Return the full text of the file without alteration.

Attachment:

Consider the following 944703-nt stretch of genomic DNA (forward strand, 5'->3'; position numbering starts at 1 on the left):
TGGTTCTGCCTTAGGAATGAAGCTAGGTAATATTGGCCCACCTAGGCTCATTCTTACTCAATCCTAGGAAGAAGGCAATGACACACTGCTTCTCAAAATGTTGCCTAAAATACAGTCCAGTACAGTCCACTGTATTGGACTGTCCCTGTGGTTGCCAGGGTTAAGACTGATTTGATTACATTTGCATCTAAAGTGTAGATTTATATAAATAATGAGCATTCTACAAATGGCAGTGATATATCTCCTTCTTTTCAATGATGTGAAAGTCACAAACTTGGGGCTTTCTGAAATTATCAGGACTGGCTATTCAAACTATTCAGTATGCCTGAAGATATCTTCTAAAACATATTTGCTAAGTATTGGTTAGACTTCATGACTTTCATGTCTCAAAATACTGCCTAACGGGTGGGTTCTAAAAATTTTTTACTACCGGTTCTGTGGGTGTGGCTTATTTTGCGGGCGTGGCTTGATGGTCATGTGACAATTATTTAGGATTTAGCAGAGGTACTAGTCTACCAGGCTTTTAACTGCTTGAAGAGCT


Consider the following 944703-nt stretch of genomic DNA (forward strand, 5'->3'; position numbering starts at 1 on the left):
TGGTTCTGCCTTAGGAATGAAGCTAGGTAATATTGGCCCACCTAGGCTCATTCTTACTCAATCCTAGGAAGAAGGCAATGACACACTGCTTCTCAAAATGTTGCCTAAAATACAGTCCAGTACAGTCCACTGTATTGGACTGTCCCTGTGGTTGCCAGGGTTAAGACTGATTTGATTACATTTGCATCTAAAGTGTAGATTTATATAAATAATGAGCATTCTACAAATGGCAGTGATATATCTCCTTCTTTTCAATGATGTGAAAGTCACAAACTTGGGGCTTTCTGAAATTATCAGGACTGGCTATTCAAACTATTCAGTATGCCTGAAGATATCTTCTAAAACATATTTGCTAAGTATTGGTTAGACTTCATGACTTTCATGTCTCAAAATACTGCCTAACGGGTGGGTTCTAAAAATTTTTTACTACCGGTTCTGTGGGTGTGGCTTATTTTGCGGGCGTGGCTTGATGGTCATGTGACAATTATTTAGGATTTAGCAGAGGTACTAGTCTACCAGGCTTTTAACTGCTTGAAGAGCT